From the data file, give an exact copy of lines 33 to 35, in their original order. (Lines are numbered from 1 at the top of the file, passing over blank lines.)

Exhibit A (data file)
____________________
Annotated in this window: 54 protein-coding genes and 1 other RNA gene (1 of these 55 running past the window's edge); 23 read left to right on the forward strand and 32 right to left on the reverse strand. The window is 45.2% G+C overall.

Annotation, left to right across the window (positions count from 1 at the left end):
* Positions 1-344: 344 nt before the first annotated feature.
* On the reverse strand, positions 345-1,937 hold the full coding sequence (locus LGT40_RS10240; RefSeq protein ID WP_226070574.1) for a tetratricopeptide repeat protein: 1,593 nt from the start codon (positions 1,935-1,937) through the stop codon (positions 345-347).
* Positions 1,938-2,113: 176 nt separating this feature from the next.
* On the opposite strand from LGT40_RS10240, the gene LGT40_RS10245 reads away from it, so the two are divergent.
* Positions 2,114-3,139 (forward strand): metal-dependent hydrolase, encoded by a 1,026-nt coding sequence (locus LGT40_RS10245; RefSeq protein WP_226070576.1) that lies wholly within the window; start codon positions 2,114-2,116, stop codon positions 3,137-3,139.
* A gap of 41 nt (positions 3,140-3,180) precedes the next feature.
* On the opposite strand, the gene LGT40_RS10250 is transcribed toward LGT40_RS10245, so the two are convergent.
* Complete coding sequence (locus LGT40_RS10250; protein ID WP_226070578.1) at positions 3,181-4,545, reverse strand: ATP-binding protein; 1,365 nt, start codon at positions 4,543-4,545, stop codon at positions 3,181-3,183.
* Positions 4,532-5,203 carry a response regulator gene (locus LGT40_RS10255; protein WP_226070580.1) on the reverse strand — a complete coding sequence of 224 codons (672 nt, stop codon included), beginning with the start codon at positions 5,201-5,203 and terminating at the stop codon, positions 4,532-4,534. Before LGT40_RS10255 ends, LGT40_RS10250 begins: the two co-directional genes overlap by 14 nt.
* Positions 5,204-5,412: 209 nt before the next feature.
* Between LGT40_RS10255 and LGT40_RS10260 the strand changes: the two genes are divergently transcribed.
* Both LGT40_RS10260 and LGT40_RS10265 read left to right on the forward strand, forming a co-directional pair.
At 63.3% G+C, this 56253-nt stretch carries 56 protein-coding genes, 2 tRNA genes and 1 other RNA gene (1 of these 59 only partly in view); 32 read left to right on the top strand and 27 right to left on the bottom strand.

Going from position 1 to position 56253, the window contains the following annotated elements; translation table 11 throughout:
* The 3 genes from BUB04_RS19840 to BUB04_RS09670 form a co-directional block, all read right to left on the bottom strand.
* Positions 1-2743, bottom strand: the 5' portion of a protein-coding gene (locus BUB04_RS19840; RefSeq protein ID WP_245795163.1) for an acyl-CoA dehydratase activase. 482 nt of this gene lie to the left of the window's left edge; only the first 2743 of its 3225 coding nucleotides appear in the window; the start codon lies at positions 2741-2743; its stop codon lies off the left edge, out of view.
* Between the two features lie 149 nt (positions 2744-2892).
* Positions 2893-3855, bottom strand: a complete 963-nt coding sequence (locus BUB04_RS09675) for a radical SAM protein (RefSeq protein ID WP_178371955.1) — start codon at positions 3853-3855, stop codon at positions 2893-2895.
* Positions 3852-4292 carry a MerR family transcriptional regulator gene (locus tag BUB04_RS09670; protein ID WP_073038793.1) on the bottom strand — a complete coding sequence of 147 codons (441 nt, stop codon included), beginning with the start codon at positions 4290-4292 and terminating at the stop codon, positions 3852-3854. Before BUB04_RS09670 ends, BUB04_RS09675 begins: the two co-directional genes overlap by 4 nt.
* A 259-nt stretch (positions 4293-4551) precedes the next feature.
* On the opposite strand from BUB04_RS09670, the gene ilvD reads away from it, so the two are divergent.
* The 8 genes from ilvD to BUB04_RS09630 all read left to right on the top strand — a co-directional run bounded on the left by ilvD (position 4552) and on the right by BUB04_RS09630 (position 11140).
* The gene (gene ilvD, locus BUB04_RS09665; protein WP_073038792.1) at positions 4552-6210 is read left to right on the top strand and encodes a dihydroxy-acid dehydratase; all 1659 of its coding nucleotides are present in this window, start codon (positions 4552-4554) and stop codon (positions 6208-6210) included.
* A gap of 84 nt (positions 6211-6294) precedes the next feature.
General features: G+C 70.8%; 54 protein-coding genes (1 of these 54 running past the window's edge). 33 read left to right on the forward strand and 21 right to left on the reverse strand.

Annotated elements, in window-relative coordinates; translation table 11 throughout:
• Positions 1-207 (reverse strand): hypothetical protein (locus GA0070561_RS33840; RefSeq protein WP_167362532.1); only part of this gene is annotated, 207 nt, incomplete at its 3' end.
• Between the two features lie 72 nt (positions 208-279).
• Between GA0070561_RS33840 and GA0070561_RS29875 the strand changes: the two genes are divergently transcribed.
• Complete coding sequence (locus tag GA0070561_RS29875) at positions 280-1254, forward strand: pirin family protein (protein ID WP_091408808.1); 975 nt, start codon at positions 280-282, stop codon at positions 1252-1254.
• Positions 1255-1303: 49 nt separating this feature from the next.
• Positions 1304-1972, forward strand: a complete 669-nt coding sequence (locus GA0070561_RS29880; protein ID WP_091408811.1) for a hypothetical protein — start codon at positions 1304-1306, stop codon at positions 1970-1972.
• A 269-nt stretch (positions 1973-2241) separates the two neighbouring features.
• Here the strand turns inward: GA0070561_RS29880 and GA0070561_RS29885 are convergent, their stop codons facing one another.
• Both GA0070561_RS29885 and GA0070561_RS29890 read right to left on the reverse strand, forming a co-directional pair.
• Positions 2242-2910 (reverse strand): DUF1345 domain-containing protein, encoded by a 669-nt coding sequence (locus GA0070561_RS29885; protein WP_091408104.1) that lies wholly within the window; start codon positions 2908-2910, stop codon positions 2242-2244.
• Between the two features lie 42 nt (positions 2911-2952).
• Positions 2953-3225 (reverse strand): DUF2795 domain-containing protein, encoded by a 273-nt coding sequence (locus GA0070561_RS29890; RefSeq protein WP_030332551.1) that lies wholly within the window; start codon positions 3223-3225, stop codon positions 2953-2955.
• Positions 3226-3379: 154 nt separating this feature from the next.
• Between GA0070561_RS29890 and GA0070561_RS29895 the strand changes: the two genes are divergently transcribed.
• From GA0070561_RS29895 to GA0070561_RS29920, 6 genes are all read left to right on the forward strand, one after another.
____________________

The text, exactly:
• Positions 1255-1303: 49 nt separating this feature from the next.
• Positions 1304-1972, forward strand: a complete 669-nt coding sequence (locus GA0070561_RS29880; protein ID WP_091408811.1) for a hypothetical protein — start codon at positions 1304-1306, stop codon at positions 1970-1972.
• A 269-nt stretch (positions 1973-2241) separates the two neighbouring features.